It’s taken a long time but Ed Dyson has come to see that brand­ing all men gay to some ex­tent, can amount to ho­mo­pho­bia

Attitude - - Contents - Pho­tog­ra­phy Markus Bi­daux

Play­ing the field

My high- school best friend – I’ll call him Nick – had just ad­mit­ted that he was con­fused be­cause he’d started think­ing about me when­ever he mas­tur­bated. “Maybe we should kiss,” I sug­gested.

“I think I should be go­ing,” he mum­bled, be­fore shoot­ing off but not in the way I’d hoped. Ap­par­ently, my sug­ges­tion that we lock lips — at 8pm on a bench out­side my mum’s house in glam­orous Hud­der­s­field — was a step too far. Me mak­ing reg­u­lar cameos in his wank bank was, how­ever, per­fectly ac­cept­able. Don’t get me wrong, it was a ma­jor com­pli­ment, es­pe­cially given that I had both braces and acne at the time.

Con­fused? Well, that made two of us.

And so, at the ten­der age of 15, I em­barked on what would be­come a com­mit­ment to essen­tially think­ing all men were — to some ex­tent — se­cretly gay. Over the years, my friends, who are pretty much all fe­male or also openly gay, mocked me be­cause of it.

“Ed, you think ev­ery­one’s gay,” pals would smirk, rolling their eyes, af­ter I’d just con­fi­dently outed an­other stranger, celebrity or friendly waiter who’d held eye- con­tact a se­cond too long.

And, in fair­ness, they were right. If I had a pound for every time I’d ut­tered those words… well, I wouldn’t still oc­ca­sion­ally con­sider fak­ing my own death to es­cape stu­dent loans.

It’s amaz­ing that the irony es­caped me for so long that I — the guy who had spent high school silently dread­ing the mo­ment any­one ever ac­cused him of be­ing gay — had over the years, in­ex­pli­ca­bly, mor­phed into the ac­cuser.

It wasn’t un­til re­cently that I con­sid­ered the fact that peo­ple like my­self, while of­fi­cially be­liev­ing ev­ery­one needs to be true to them­selves, might be part of the prob­lem.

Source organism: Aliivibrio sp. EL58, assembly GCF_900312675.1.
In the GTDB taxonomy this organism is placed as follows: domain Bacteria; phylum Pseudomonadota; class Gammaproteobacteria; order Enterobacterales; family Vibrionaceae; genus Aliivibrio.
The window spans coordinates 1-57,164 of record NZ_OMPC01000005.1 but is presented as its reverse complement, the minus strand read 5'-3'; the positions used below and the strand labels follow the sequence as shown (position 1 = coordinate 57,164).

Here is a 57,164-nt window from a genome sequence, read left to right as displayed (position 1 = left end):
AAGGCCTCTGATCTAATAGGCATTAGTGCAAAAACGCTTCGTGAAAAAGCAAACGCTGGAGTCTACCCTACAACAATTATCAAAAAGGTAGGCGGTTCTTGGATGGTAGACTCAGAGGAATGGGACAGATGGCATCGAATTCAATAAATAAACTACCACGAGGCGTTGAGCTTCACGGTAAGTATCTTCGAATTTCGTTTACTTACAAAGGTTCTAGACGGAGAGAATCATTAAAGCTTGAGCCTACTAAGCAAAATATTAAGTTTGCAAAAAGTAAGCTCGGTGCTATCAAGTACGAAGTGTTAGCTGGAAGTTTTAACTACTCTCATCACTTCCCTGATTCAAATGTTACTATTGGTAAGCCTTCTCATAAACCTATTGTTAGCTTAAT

What if there re­ally are a mul­ti­tude of lev­els be­tween gay and bi­sex­ual? And, per­haps, one of the rea­sons so many men don’t feel com­fort­able ex­per­i­ment­ing, or ad­mit­ting to their cu­riosi­ties about man- on- man en­coun­ters, is be­cause peo­ple like Yours Truly are stand­ing across the room, eyes- nar­rowed, whis­per­ing cat­tily about them.

“He knows the words to the new Tay­lor

Swift song,” I’d re­mark, all- know­ingly, smug that I was right about him all along.

Yes, I’m afraid to say I might be an ex­am­ple of a gay man who has been un­wit­tingly en­dors­ing and car­ry­ing out a less- tra­di­tional, but still prob­lem­atic, form of ho­mo­pho­bia.

How­ever, in my de­fence, there was much go­ing on to en­cour­age me: a lot had hap­pened since Nick re­fused to kiss me, shap­ing these views that I’m now shame­fully re- eval­u­at­ing. As I got older, braces re­moved and acne cleared up, I could ac­tu­ally start be­ing in­ti­mate with men who weren’t se­verely vis­ually im­paired, pre­sent­ing me with new op­por­tu­ni­ties to be an­noy­ing.

“I only sleep with straight men,” I’d pro­fess at uni, proudly, about my ap­proach to dat­ing, like it was some messed- up badge of hon­our. That is just what turned me on, I’d tell my­self — and it was true, I sup­pose. Maybe I en­joyed the chal­lenge. As if dat­ing isn’t chal­leng­ing enough without re­strict­ing your­self to a group of suit­ors who, by their very def­i­ni­tion, aren’t in­ter­ested.

And yet, I was not without suc­cess. There were straight men will­ing to ex­per­i­ment. Sure, they all in­sisted they were straight, and some even threat­ened my life if I ever told an­other soul ( is it wrong that this made it hot­ter?) but they did ex­ist.